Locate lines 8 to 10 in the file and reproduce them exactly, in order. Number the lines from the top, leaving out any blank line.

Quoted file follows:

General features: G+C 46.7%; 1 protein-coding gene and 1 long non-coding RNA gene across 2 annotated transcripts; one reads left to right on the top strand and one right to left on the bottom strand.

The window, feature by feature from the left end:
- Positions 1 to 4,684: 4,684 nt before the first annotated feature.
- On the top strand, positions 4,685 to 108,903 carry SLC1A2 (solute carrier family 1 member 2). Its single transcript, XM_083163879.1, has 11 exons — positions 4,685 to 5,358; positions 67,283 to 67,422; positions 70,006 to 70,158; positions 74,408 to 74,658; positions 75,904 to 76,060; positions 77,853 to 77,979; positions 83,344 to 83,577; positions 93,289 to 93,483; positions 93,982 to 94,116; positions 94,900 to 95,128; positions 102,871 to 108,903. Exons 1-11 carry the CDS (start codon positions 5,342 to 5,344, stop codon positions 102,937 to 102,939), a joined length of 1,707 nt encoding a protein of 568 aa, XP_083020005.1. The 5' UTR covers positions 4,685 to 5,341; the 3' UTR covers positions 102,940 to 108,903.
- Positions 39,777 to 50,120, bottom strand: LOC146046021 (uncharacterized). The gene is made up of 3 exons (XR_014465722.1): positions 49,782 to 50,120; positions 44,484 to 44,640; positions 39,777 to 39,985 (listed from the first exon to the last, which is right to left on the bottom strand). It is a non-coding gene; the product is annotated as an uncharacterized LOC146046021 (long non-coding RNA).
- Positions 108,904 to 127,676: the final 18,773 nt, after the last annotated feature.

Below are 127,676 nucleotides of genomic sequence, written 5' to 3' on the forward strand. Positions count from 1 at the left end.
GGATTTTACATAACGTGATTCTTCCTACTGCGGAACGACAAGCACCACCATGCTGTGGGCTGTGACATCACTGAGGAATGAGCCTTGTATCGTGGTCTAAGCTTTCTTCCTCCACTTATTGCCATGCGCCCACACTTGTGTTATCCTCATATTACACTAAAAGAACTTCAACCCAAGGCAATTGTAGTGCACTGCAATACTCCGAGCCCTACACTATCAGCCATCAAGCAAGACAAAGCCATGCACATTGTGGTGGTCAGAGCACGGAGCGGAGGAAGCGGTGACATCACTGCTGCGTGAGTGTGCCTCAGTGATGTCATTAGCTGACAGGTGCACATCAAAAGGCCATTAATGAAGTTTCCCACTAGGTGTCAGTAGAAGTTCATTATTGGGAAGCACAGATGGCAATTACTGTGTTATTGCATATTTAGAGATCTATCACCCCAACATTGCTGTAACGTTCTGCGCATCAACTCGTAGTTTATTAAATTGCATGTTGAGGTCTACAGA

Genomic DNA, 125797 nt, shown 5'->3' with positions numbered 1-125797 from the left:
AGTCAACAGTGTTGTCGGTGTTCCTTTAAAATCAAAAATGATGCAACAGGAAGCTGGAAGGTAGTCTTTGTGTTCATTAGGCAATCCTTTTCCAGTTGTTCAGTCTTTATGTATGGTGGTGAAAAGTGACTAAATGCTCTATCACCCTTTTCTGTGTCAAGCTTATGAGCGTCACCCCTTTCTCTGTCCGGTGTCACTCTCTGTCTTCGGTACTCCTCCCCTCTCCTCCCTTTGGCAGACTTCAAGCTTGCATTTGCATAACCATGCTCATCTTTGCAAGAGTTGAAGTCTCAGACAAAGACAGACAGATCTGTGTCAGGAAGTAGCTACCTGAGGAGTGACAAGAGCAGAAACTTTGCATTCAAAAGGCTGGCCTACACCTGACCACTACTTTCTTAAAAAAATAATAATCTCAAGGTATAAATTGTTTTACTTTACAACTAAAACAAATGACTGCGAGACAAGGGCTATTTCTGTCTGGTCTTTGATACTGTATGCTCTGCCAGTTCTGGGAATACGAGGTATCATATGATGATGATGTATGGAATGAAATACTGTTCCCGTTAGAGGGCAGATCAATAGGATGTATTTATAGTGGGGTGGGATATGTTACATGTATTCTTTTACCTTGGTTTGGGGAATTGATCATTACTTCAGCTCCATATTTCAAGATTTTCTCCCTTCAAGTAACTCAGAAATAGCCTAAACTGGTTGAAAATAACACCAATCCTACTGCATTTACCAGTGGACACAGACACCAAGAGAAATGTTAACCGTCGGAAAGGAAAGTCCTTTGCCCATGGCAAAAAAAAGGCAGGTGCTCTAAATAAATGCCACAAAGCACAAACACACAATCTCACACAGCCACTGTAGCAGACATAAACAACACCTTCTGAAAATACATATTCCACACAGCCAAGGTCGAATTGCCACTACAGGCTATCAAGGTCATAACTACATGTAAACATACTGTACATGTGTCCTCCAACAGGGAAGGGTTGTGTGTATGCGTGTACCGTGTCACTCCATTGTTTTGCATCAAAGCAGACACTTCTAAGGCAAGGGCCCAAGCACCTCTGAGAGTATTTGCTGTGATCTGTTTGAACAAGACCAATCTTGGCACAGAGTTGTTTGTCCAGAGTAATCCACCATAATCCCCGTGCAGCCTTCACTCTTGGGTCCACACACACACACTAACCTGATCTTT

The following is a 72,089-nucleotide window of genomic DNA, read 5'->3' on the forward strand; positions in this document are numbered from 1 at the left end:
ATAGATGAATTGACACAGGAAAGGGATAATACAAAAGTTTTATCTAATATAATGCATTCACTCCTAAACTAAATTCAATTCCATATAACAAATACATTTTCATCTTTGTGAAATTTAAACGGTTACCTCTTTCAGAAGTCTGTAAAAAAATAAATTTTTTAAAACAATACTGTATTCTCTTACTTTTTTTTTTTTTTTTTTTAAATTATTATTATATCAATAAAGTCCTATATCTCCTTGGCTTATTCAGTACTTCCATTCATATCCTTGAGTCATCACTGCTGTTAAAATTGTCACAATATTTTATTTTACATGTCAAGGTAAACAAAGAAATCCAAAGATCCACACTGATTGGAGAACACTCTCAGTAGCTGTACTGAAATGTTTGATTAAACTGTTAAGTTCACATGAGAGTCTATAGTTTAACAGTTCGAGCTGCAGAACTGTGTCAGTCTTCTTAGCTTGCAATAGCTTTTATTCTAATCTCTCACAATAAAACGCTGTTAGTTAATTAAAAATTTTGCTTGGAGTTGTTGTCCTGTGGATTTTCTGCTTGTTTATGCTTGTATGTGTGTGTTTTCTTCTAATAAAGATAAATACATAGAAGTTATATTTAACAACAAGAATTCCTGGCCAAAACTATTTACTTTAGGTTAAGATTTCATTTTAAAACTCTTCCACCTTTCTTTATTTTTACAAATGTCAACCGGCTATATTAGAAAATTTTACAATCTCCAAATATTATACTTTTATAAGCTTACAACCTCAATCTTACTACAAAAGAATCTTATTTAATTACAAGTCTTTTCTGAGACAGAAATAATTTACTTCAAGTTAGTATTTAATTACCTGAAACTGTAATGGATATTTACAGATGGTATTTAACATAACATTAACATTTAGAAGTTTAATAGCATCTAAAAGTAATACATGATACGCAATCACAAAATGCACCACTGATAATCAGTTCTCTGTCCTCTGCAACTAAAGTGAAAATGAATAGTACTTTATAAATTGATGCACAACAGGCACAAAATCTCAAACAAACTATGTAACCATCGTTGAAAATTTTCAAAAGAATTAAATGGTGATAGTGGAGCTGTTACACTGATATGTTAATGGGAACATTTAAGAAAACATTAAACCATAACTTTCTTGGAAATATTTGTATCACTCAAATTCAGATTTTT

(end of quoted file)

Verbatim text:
GGATTTTACATAACGTGATTCTTCCTACTGCGGAACGACAAGCACCACCATGCTGTGGGCTGTGACATCACTGAGGAATGAGCCTTGTATCGTGGTCTAAGCTTTCTTCCTCCACTTATTGCCATGCGCCCACACTTGTGTTATCCTCATATTACACTAAAAGAACTTCAACCCAAGGCAATTGTAGTGCACTGCAATACTCCGAGCCCTACACTATCAGCCATCAAGCAAGACAAAGCCATGCACATTGTGGTGGTCAGAGCACGGAGCGGAGGAAGCGGTGACATCACTGCTGCGTGAGTGTGCCTCAGTGATGTCATTAGCTGACAGGTGCACATCAAAAGGCCATTAATGAAGTTTCCCACTAGGTGTCAGTAGAAGTTCATTATTGGGAAGCACAGATGGCAATTACTGTGTTATTGCATATTTAGAGATCTATCACCCCAACATTGCTGTAACGTTCTGCGCATCAACTCGTAGTTTATTAAATTGCATGTTGAGGTCTACAGA

Genomic DNA, 125797 nt, shown 5'->3' with positions numbered 1-125797 from the left:
AGTCAACAGTGTTGTCGGTGTTCCTTTAAAATCAAAAATGATGCAACAGGAAGCTGGAAGGTAGTCTTTGTGTTCATTAGGCAATCCTTTTCCAGTTGTTCAGTCTTTATGTATGGTGGTGAAAAGTGACTAAATGCTCTATCACCCTTTTCTGTGTCAAGCTTATGAGCGTCACCCCTTTCTCTGTCCGGTGTCACTCTCTGTCTTCGGTACTCCTCCCCTCTCCTCCCTTTGGCAGACTTCAAGCTTGCATTTGCATAACCATGCTCATCTTTGCAAGAGTTGAAGTCTCAGACAAAGACAGACAGATCTGTGTCAGGAAGTAGCTACCTGAGGAGTGACAAGAGCAGAAACTTTGCATTCAAAAGGCTGGCCTACACCTGACCACTACTTTCTTAAAAAAATAATAATCTCAAGGTATAAATTGTTTTACTTTACAACTAAAACAAATGACTGCGAGACAAGGGCTATTTCTGTCTGGTCTTTGATACTGTATGCTCTGCCAGTTCTGGGAATACGAGGTATCATATGATGATGATGTATGGAATGAAATACTGTTCCCGTTAGAGGGCAGATCAATAGGATGTATTTATAGTGGGGTGGGATATGTTACATGTATTCTTTTACCTTGGTTTGGGGAATTGATCATTACTTCAGCTCCATATTTCAAGATTTTCTCCCTTCAAGTAACTCAGAAATAGCCTAAACTGGTTGAAAATAACACCAATCCTACTGCATTTACCAGTGGACACAGACACCAAGAGAAATGTTAACCGTCGGAAAGGAAAGTCCTTTGCCCATGGCAAAAAAAAGGCAGGTGCTCTAAATAAATGCCACAAAGCACAAACACACAATCTCACACAGCCACTGTAGCAGACATAAACAACACCTTCTGAAAATACATATTCCACACAGCCAAGGTCGAATTGCCACTACAGGCTATCAAGGTCATAACTACATGTAAACATACTGTACATGTGTCCTCCAACAGGGAAGGGTTGTGTGTATGCGTGTACCGTGTCACTCCATTGTTTTGCATCAAAGCAGACACTTCTAAGGCAAGGGCCCAAGCACCTCTGAGAGTATTTGCTGTGATCTGTTTGAACAAGACCAATCTTGGCACAGAGTTGTTTGTCCAGAGTAATCCACCATAATCCCCGTGCAGCCTTCACTCTTGGGTCCACACACACACACTAACCTGATCTTT